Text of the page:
Adopting practices for compensation, rewards, and training from other industries to attract and keep the best and brightest can be beneficial. In high tech, for example, companies such as Google, Apple, and Facebook prioritize employee development and learning opportunities. They offer training programs, mentorships, and career advancement pathways. Some 84% of manufacturers have at least piloted investments in training for employees in areas such as factoring customer behavior into decision-making. To date, though, just three in 10 manufacturers report adjusting total rewards packages to increase their competitiveness when searching for new talent or retaining existing workers.
New Leadership Skills
The path to a future-ready workforce will include overcoming hurdles. One of the biggest is the need for a radically new style of leadership. Leaders in-house today often have massive institutional knowledge and a long history of viewing the workforce in a particular way. Having such leadership has often led to success. But going forward, that will need to change. That is a challenge. You have to teach the most senior leaders to see the workforce — both its potential and its needs—differently. But even incremental change comes slowly. Presently, for example, only 13% of manufacturers report being highly effective at delivering on worker-centric policies such as flexible working options and schedules.
Certainly, you cannot change a whole company’s culture unless you’re working from the top down as well as the bottom up. But once you do, you are positioned to develop and sustain a culture of innovation, experimentation, and resilience.
Engaging the Workforce
The workforce can and should be an active part of its own evolution. First, engage with your workforce – truly engage. Understand who your people are and what is important to them. Find ways to connect them to your company’s purpose and the impact you want to have on the world around you. The stronger those connections are, the more powerful a force your workforce can be in driving the transformation you’ll need over the coming years.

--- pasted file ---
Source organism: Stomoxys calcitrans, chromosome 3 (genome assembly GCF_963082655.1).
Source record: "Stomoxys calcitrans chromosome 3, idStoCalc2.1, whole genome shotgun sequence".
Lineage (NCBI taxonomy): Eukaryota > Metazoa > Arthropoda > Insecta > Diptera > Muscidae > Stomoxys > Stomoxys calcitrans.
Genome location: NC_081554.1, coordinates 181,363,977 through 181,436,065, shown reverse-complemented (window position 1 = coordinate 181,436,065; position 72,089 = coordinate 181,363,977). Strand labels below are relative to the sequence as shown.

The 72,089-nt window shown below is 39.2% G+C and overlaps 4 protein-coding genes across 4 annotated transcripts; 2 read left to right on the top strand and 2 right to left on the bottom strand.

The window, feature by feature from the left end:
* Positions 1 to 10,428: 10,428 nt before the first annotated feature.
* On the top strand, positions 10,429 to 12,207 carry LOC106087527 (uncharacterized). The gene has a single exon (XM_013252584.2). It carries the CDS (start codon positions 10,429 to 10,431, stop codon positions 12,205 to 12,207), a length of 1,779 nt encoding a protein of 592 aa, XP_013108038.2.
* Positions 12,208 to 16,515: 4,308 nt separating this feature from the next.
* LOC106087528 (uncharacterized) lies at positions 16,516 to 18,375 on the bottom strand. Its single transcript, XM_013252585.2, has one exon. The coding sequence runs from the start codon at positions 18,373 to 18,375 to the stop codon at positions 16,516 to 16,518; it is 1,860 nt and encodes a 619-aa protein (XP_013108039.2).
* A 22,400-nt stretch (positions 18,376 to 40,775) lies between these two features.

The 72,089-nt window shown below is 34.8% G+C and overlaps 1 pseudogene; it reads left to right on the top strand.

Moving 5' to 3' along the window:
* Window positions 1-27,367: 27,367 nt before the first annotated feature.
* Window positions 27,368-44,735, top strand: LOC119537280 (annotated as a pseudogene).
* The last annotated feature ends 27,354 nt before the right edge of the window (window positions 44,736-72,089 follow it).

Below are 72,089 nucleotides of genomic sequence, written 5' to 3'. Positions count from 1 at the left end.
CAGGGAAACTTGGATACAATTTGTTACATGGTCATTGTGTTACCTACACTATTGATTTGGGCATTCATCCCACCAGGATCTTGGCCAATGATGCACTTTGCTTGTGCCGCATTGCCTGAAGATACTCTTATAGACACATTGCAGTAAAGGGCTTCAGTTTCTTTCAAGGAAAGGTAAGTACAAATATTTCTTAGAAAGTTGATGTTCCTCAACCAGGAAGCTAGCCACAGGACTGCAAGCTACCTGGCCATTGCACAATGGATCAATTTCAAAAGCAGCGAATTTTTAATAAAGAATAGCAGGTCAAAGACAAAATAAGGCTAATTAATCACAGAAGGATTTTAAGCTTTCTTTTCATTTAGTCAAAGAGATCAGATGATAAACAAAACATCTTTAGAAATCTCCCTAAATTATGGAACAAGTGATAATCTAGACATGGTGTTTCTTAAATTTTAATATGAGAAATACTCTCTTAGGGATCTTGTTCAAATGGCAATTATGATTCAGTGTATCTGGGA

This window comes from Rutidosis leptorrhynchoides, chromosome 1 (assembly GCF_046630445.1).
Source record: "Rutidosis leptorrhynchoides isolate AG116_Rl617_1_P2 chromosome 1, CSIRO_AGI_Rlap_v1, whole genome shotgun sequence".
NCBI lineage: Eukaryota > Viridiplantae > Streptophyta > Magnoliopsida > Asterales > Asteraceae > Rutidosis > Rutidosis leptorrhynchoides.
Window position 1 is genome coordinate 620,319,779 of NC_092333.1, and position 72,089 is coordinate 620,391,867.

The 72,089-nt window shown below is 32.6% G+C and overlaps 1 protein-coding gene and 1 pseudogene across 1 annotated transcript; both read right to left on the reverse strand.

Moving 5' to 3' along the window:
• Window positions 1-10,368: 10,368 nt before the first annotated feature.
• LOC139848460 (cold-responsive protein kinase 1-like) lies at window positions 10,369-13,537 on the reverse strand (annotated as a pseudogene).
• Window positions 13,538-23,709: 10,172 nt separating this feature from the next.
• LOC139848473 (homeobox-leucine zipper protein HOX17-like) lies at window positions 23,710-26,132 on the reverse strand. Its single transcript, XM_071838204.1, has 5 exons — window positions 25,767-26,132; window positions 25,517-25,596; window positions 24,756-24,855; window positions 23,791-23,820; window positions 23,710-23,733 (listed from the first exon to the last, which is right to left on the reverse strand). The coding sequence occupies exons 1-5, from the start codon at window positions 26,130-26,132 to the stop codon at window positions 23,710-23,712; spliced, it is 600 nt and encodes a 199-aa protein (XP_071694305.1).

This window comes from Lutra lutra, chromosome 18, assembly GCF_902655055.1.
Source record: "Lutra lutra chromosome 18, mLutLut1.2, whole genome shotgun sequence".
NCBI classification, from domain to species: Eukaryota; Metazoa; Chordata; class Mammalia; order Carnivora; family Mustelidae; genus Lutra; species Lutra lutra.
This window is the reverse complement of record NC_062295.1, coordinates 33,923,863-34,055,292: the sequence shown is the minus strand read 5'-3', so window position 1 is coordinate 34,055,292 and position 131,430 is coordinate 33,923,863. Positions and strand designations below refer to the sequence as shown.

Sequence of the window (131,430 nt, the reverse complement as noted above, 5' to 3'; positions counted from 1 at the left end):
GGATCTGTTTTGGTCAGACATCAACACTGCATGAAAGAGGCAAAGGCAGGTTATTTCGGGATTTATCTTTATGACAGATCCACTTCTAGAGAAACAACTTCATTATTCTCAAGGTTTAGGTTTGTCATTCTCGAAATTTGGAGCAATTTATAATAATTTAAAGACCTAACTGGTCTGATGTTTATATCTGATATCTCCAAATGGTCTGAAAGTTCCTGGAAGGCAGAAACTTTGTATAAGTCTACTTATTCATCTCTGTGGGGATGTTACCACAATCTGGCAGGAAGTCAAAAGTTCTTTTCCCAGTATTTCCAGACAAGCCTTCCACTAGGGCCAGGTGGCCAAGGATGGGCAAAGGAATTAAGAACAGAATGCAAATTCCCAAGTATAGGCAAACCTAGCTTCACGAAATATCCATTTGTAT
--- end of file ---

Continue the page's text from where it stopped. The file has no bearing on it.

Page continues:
Second, expose more of the workforce to technologies and how these tools can help them and the business. Manufacturers are slightly behind the cross-industry average at the use of updated tools and technologies, with only 29% considering it important to employee satisfaction and engagement. Our Innovation Index shows that the best ideas to advance the business most often come from the individuals who already know the most — your workforce.
A Future-Focused Mindset
Mindset is everything. Without a growth mindset at every level of your organization, you will struggle to accomplish a transformation that will drive success between now and 2030. This mindset must be pervasive, encompassing everything from policies to hiring practices, investment decisions and the employee value proposition you put into the marketplace. When you embrace a mindset that says we are going to try new things and grow, and your workforce embodies it every day, you will create a resilient organization that is comfortable pushing boundaries to create the future.
About the author
Kim Curley is Digital Evolution Leader and Vice President of People & Organization at NTT DATA.